Scientific calculations - Higher

There is an inverse square relationship between distance and light intensity – as the distance increases, light intensity decreases, but this is not a linear relationship.

This is because, as the distance away from a light source increases, photons of light become spread over a wider area.

An image showing the relationship between distance and light intensity.

The light energy at twice the distance away is spread over four times the area.

The light energy at three times the distance away is spread over nine times the area, and so on.

The light intensity is inversely proportional to the square of the distance – this is the inverse square law.

For each distance of the plant from the lamp, light intensity will be proportional to the inverse of the distance squared (d2).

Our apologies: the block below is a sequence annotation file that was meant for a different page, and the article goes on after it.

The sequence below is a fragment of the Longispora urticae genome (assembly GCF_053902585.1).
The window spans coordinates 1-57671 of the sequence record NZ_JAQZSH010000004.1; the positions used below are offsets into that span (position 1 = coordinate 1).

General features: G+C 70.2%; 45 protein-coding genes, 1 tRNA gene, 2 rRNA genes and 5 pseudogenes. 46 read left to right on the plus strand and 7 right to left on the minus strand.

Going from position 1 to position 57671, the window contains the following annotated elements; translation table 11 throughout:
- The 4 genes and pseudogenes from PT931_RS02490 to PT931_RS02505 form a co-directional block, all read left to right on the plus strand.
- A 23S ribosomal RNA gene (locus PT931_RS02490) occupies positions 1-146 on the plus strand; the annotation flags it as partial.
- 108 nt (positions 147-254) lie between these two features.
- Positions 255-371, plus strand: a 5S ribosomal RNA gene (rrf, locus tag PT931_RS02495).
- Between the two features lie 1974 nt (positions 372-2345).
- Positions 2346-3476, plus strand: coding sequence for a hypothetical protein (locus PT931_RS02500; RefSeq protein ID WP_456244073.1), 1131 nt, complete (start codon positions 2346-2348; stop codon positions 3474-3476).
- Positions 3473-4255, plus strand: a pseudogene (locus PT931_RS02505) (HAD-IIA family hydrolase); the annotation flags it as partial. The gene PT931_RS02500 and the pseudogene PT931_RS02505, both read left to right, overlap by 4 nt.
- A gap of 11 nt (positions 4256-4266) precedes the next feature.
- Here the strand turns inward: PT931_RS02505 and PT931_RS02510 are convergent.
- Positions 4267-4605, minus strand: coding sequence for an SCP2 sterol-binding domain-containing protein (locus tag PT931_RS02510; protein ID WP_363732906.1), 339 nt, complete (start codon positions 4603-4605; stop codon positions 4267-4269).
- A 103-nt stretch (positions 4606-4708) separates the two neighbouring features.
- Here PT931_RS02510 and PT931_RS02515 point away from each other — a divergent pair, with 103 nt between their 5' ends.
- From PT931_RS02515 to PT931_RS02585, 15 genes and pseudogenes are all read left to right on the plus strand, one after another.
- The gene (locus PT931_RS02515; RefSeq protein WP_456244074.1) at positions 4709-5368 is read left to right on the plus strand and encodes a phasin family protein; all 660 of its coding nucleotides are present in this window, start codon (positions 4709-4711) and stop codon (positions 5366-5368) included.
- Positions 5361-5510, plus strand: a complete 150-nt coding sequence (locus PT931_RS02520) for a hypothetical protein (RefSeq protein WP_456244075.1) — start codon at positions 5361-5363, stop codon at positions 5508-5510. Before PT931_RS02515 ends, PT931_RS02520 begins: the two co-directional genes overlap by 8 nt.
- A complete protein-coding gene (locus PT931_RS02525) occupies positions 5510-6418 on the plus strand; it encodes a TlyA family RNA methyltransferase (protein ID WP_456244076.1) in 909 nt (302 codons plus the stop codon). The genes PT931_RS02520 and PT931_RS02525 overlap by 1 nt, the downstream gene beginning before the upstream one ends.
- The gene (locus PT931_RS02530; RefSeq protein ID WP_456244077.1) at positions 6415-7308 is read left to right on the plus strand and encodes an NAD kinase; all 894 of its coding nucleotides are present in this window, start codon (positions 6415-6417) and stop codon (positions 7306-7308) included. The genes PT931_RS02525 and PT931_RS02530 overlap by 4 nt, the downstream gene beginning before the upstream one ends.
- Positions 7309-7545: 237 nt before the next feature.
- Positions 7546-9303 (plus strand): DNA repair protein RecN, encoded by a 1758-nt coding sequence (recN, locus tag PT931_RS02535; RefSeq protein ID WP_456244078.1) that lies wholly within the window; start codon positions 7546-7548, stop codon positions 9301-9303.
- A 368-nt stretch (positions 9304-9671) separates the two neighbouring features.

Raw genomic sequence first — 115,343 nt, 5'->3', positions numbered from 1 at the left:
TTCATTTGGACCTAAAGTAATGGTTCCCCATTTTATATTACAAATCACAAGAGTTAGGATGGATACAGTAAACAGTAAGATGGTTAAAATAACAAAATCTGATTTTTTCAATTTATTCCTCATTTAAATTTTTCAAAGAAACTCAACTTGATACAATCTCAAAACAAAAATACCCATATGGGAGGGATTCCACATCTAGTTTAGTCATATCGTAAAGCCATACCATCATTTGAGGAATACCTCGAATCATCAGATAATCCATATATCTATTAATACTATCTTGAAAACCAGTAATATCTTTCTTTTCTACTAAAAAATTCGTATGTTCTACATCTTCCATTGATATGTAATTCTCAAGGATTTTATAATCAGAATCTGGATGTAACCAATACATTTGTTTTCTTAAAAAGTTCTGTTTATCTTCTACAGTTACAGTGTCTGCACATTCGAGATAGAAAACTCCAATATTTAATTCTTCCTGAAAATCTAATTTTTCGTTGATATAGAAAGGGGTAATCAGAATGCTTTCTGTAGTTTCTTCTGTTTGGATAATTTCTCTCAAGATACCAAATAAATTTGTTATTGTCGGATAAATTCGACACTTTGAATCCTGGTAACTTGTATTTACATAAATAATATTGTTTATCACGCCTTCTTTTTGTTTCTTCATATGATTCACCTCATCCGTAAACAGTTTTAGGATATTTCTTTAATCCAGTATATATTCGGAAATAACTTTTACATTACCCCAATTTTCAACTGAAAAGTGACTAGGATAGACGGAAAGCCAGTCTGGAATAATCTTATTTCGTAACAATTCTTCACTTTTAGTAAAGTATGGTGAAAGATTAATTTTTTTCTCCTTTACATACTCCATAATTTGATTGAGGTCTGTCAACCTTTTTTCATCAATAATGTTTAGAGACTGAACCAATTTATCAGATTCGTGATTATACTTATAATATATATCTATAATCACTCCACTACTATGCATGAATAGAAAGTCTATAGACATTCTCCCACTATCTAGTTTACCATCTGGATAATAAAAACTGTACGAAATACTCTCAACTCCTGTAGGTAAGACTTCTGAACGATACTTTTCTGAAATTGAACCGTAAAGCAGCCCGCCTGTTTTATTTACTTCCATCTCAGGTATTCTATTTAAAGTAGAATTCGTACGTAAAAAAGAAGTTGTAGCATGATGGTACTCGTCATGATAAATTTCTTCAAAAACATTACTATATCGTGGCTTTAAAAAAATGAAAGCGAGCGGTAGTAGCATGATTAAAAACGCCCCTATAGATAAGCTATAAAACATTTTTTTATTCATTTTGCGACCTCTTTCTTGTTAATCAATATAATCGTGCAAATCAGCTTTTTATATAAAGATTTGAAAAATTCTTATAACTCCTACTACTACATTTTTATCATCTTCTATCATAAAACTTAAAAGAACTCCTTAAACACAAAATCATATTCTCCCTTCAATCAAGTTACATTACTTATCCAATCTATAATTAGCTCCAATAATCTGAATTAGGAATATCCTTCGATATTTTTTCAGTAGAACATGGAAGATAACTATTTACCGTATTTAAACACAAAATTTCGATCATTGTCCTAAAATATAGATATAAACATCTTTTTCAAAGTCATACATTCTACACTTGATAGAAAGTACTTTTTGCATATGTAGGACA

Calculating 1/d2:

For instance, for the lamp 10 cm away from the plant:

\frac{1}{d^2} = \frac{1}{10^2} = \frac{1}{100} = 0.01

If we refer back to the data the students collected from the experiment:

Distance from light source (cm)Rate of photosynthesis (bubble per min)
10120
1554
2030
2517
3013

Completing the results table:

Distance from light source (cm)1/d squaredRate of photosynthesis (bubble per min)
100.0100120
150.004454
200.002530
250.001617
300.001113
A graph showing the number of bubbles produced per minute.

If we plot a graph of the rate of reaction over 1/d2:

The graph is linear.

The relationship between light intensity and the inverse square of the distance is linear.

Be careful – the x-axis is values of 1/d2. It is not of light intensity.

1/d2 is proportional to light intensity.

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